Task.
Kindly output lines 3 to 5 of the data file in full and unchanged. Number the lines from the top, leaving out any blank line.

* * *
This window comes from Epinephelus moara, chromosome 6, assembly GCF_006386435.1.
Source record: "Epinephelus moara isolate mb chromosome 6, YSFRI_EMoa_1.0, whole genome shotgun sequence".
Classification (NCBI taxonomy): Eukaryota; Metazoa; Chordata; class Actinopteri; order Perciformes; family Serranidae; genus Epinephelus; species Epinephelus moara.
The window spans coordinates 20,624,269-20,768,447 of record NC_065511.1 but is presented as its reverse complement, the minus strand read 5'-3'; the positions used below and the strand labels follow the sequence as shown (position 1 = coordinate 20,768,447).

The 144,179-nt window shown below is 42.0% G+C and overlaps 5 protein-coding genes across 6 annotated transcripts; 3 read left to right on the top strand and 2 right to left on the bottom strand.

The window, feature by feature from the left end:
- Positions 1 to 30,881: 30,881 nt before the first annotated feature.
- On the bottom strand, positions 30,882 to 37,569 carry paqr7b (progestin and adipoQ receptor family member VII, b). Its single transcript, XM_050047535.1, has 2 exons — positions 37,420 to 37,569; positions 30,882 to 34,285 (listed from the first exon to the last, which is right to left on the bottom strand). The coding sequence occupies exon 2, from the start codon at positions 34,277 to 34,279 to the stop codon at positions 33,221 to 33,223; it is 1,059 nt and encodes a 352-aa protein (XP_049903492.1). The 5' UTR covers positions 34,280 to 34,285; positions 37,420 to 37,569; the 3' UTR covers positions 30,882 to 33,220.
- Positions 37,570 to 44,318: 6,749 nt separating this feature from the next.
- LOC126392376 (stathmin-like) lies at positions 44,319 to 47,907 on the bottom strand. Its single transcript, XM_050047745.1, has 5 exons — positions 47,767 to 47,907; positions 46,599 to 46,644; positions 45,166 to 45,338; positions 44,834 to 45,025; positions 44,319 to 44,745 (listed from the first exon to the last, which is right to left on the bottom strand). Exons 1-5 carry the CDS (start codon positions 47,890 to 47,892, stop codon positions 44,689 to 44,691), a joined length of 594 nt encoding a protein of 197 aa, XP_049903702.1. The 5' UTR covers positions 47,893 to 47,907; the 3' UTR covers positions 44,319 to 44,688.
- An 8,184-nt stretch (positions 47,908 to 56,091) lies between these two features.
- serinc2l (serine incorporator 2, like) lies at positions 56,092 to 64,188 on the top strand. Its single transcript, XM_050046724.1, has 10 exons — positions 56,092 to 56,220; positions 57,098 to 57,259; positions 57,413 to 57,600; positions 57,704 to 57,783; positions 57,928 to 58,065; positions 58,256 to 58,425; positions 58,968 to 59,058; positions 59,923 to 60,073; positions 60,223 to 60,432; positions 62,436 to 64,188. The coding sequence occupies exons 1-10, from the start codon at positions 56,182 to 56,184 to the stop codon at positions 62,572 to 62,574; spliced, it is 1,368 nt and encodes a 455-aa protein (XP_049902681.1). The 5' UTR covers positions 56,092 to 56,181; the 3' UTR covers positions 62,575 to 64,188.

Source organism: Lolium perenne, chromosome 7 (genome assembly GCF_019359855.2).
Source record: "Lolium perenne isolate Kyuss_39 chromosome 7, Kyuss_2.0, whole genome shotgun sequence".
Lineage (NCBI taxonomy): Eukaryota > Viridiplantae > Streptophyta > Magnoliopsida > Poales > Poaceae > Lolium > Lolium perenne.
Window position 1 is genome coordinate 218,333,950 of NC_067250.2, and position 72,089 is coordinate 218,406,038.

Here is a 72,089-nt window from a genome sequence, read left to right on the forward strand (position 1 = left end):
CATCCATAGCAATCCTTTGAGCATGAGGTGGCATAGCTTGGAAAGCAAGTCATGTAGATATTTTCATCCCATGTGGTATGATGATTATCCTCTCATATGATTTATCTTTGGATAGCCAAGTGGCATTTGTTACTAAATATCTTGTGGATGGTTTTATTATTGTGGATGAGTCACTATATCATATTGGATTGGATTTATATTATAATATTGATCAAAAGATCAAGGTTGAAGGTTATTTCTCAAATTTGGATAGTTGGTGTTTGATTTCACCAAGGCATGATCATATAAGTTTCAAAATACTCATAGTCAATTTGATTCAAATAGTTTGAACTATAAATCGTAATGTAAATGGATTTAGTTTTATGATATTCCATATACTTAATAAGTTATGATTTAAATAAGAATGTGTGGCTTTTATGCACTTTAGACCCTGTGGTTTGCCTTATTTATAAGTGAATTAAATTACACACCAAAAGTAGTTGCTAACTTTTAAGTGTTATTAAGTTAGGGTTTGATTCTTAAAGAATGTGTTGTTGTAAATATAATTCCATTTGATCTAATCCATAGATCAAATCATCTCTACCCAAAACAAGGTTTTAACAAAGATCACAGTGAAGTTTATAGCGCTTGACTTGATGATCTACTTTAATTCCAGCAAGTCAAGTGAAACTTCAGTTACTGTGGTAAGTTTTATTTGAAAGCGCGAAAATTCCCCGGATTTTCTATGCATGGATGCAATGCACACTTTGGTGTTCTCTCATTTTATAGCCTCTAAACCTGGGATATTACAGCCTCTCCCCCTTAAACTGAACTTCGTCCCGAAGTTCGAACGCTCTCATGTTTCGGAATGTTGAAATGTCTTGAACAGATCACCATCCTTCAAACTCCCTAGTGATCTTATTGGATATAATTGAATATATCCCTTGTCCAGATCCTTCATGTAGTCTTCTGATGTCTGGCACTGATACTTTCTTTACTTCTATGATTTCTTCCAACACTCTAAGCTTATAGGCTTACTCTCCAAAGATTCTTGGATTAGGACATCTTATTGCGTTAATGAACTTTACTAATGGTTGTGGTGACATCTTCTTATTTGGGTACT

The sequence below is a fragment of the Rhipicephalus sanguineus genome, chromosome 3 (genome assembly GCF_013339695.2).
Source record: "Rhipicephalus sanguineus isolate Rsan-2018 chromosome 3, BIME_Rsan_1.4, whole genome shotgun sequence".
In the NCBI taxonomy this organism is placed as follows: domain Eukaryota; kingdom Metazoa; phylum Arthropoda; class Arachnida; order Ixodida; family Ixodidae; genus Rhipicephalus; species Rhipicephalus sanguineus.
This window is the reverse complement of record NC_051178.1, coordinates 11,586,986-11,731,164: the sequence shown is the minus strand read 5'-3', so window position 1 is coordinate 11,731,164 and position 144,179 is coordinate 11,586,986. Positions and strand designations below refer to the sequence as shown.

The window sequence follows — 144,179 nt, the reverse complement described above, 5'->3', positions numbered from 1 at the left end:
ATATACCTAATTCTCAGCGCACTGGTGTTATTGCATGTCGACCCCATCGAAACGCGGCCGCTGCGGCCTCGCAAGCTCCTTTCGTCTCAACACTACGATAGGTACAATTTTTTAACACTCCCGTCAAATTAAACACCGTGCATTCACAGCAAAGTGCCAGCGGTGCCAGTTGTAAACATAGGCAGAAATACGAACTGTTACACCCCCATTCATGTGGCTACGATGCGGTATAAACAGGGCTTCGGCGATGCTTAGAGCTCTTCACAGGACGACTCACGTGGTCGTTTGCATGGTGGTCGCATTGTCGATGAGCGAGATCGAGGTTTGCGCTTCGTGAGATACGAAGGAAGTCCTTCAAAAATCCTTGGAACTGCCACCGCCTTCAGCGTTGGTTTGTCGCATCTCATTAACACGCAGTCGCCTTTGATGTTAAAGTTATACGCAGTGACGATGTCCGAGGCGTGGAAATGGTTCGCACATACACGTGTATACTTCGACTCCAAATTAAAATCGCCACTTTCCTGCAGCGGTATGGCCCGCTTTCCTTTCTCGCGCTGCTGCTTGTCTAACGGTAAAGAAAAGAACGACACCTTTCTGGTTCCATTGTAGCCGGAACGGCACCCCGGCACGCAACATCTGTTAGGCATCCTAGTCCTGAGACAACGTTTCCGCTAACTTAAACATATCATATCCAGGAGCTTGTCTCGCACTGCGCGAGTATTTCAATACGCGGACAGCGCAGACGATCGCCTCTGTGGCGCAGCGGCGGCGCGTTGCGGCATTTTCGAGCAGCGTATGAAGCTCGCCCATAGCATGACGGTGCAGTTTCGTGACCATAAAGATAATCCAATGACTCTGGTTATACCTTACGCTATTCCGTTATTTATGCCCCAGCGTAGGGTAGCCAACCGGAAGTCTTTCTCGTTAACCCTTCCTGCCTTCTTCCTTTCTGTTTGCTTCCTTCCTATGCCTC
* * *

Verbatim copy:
Classification (NCBI taxonomy): Eukaryota; Metazoa; Chordata; class Actinopteri; order Perciformes; family Serranidae; genus Epinephelus; species Epinephelus moara.
The window spans coordinates 20,624,269-20,768,447 of record NC_065511.1 but is presented as its reverse complement, the minus strand read 5'-3'; the positions used below and the strand labels follow the sequence as shown (position 1 = coordinate 20,768,447).

The 144,179-nt window shown below is 42.0% G+C and overlaps 5 protein-coding genes across 6 annotated transcripts; 3 read left to right on the top strand and 2 right to left on the bottom strand.